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Re: Electronic Network & Backup of Personal Finance Data

Postby LadyGeek » Fri Nov 23, 2012 5:59 pm

This thread is now in the Personal Consumer Issues forum (computer related).
To some, the glass is half full. To others, the glass is half empty. To an engineer, it's twice the size it needs to be.
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Re: Electronic Network & Backup of Personal Finance Data

Postby JW » Fri Nov 23, 2012 6:15 pm

Calm Man wrote:I am computer savvy but have a primitive thought process about this.
1. Why bother downloading pdfs from the websites when they are always there?


Because I don't trust financial institutions to safeguard my financial records.

Many financial institutions make statements available for only a limited time. Some keep them for a year, a few as short as three months, and others seem to keep them forever. I've always been under the impression that my credit union keeps them forever, but now that I look, I see that I've got archived statements on my computer since 1999, but the web site only goes back to 2002. So I think I just discovered a 10 year limit.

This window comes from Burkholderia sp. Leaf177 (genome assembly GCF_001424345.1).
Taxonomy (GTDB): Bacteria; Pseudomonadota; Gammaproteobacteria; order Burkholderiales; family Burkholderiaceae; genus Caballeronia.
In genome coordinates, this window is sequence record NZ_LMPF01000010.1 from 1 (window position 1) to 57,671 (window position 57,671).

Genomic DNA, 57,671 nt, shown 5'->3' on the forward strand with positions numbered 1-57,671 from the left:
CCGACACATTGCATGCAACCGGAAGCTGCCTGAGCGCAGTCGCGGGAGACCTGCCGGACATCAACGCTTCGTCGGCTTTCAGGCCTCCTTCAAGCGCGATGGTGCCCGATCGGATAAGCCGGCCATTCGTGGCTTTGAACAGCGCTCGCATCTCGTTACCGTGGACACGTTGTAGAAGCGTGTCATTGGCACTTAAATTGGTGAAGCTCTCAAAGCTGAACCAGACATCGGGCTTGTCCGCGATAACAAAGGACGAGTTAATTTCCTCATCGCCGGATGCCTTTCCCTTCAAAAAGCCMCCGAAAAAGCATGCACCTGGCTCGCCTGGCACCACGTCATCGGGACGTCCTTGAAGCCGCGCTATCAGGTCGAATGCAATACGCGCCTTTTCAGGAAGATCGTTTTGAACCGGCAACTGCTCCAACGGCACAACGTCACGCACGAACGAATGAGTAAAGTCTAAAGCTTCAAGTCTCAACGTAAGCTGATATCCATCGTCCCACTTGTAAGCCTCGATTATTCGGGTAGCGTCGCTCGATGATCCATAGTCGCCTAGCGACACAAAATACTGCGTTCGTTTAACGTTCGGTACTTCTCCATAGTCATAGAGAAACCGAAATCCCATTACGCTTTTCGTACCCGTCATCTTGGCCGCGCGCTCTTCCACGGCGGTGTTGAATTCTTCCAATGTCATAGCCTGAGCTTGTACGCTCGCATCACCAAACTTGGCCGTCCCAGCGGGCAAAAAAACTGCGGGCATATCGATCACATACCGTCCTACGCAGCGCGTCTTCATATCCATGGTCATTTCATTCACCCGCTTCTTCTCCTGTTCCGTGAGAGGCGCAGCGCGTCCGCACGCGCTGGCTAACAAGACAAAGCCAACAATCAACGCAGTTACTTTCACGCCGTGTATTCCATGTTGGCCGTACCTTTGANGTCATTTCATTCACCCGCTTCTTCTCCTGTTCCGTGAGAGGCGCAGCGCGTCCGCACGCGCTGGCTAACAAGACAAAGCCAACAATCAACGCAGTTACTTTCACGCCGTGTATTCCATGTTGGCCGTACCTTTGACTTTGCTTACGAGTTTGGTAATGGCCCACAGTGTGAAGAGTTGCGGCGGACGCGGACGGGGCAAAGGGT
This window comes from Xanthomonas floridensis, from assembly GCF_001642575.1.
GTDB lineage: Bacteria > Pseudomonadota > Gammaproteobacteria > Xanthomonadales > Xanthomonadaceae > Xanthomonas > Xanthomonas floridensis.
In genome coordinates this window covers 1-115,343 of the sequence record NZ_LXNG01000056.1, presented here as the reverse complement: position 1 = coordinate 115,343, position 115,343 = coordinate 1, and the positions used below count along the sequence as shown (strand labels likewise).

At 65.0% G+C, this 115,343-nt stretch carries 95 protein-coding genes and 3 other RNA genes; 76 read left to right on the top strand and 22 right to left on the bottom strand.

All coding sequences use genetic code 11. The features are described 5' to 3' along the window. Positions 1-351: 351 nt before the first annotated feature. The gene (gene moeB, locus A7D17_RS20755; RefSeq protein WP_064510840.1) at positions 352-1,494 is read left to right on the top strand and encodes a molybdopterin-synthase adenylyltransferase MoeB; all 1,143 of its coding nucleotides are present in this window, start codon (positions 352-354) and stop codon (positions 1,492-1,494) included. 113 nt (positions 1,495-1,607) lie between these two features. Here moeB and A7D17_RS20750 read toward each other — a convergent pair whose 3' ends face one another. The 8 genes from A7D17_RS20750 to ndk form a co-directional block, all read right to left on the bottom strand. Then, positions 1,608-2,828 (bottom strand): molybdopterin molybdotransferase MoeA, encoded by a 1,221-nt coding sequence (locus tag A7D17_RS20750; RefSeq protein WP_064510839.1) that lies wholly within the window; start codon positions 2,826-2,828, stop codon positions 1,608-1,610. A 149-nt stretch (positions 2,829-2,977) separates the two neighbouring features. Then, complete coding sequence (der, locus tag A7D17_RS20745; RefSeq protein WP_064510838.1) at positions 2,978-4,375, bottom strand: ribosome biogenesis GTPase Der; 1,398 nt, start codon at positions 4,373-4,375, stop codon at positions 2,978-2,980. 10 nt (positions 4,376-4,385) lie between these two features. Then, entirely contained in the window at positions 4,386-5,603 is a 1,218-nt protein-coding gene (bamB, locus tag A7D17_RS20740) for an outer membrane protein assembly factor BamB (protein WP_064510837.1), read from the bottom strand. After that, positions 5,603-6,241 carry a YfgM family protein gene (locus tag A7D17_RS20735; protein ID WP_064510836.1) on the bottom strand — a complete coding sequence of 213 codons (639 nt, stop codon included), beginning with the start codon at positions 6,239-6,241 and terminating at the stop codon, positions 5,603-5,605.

Sallie Mae just switched over to a new servicing company for its credit cards. Old statements were not transferred over to the new servicer. Since I receive only online statements, I have no access old statements that I had not yet downloaded. I haven't been able to reach the old servicer, since their phone and web site now forward to the new one. The new servicer grudgingly agreed to obtain copies of the old statements. It's been a couple weeks and I haven't received anything yet.